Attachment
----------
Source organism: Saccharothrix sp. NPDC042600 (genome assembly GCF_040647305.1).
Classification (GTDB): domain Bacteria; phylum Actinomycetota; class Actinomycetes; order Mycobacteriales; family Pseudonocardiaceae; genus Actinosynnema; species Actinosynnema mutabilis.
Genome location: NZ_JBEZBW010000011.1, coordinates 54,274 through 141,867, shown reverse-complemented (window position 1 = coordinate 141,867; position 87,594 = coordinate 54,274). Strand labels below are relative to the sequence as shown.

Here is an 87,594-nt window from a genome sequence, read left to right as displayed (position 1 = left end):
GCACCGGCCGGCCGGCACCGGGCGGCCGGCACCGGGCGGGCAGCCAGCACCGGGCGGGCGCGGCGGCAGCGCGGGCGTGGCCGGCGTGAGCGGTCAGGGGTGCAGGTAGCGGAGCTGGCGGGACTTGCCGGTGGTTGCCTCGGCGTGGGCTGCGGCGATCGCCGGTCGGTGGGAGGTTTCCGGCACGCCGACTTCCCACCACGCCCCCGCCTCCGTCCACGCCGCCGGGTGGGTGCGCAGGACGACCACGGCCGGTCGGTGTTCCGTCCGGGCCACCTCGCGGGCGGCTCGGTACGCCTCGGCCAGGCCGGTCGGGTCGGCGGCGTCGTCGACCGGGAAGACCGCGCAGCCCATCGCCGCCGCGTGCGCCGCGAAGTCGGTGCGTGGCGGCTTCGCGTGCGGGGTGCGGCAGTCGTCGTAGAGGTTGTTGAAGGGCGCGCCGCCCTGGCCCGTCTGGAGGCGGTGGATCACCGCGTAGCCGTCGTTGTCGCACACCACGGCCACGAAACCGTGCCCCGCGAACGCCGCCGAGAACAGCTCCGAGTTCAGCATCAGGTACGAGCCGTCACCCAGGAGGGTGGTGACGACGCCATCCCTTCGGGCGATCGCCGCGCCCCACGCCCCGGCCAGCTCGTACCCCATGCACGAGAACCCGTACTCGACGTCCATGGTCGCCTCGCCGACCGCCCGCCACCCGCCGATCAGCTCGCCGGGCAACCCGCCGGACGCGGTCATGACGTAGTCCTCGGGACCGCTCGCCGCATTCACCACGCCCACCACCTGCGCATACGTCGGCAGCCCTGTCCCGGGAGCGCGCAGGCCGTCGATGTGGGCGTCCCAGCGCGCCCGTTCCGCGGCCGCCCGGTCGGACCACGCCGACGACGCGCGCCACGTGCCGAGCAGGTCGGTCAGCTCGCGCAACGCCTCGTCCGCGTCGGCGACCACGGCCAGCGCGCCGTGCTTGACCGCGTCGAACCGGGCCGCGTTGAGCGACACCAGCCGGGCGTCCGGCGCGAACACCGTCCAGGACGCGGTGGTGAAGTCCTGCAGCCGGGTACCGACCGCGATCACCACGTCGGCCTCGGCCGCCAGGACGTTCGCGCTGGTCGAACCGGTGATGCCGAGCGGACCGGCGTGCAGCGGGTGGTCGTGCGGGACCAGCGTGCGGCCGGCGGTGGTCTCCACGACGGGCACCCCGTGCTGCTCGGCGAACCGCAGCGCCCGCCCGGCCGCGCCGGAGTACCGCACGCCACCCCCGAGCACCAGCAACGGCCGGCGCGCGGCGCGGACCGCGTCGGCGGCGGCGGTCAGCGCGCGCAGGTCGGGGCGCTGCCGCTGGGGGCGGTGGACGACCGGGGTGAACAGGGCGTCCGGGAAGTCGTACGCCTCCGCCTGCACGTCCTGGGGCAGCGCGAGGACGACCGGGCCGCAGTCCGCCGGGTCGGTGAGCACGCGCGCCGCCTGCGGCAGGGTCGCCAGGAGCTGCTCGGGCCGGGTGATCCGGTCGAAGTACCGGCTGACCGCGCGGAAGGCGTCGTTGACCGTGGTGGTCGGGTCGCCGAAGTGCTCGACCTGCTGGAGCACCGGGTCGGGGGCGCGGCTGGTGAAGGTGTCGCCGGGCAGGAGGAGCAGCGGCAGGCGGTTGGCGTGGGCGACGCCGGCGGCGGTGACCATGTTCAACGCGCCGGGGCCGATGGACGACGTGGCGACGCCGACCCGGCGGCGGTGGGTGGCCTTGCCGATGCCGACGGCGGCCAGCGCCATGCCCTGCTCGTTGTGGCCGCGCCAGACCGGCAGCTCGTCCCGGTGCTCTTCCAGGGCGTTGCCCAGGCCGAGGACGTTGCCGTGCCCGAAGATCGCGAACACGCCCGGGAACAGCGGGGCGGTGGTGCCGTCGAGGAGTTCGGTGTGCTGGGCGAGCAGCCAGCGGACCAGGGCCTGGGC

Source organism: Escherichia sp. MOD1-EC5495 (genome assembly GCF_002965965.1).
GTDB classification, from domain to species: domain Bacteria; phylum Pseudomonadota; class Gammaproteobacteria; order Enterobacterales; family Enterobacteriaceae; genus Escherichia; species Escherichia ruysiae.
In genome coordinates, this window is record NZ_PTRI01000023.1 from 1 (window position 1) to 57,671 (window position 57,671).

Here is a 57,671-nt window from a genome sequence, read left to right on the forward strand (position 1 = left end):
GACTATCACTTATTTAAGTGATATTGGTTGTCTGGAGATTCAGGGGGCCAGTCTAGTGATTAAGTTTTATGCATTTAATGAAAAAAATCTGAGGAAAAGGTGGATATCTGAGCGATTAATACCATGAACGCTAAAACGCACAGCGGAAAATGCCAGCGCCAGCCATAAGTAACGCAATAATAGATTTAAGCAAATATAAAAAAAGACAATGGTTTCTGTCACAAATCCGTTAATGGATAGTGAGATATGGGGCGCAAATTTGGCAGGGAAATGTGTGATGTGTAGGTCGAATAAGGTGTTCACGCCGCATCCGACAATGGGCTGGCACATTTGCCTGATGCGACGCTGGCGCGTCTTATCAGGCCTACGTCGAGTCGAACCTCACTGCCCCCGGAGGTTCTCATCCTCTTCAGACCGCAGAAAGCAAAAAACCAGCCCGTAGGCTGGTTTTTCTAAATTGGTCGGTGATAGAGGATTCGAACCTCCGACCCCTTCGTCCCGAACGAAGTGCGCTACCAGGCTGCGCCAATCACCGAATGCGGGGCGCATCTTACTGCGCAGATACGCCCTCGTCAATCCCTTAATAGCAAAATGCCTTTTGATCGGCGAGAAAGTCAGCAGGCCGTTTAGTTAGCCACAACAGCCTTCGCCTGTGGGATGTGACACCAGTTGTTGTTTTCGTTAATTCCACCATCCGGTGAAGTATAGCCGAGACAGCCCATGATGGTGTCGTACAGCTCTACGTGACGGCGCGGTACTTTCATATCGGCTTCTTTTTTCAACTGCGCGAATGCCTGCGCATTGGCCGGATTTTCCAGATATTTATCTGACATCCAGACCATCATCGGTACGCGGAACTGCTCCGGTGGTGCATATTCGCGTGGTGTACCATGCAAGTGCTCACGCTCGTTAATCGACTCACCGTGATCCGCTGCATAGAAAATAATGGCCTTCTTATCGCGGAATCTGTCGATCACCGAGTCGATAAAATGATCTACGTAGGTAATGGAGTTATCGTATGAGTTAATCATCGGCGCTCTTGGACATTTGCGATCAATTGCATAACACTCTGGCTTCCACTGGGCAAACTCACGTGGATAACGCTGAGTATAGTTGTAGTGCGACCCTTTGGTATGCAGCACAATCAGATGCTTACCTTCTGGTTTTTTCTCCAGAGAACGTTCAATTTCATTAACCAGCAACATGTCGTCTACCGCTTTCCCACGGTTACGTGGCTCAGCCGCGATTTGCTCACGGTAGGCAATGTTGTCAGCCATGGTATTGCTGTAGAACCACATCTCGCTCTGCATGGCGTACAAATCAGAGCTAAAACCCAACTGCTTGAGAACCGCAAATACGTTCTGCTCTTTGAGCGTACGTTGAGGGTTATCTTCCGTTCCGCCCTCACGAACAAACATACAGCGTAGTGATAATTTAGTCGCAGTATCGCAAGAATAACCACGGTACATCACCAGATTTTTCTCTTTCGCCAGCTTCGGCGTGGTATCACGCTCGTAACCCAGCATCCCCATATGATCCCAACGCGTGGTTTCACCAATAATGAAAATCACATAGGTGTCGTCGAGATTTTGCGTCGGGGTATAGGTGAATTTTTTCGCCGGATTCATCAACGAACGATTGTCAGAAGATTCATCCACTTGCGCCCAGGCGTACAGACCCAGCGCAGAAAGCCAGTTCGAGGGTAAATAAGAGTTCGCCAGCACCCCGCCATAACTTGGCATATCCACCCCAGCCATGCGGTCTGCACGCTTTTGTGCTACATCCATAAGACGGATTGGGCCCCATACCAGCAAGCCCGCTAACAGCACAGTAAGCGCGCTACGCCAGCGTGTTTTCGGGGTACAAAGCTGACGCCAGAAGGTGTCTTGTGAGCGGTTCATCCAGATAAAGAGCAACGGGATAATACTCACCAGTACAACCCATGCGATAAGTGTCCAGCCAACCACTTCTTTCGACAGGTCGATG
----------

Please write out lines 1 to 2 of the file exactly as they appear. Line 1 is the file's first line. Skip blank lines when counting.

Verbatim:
Source organism: Saccharothrix sp. NPDC042600 (genome assembly GCF_040647305.1).
Classification (GTDB): domain Bacteria; phylum Actinomycetota; class Actinomycetes; order Mycobacteriales; family Pseudonocardiaceae; genus Actinosynnema; species Actinosynnema mutabilis.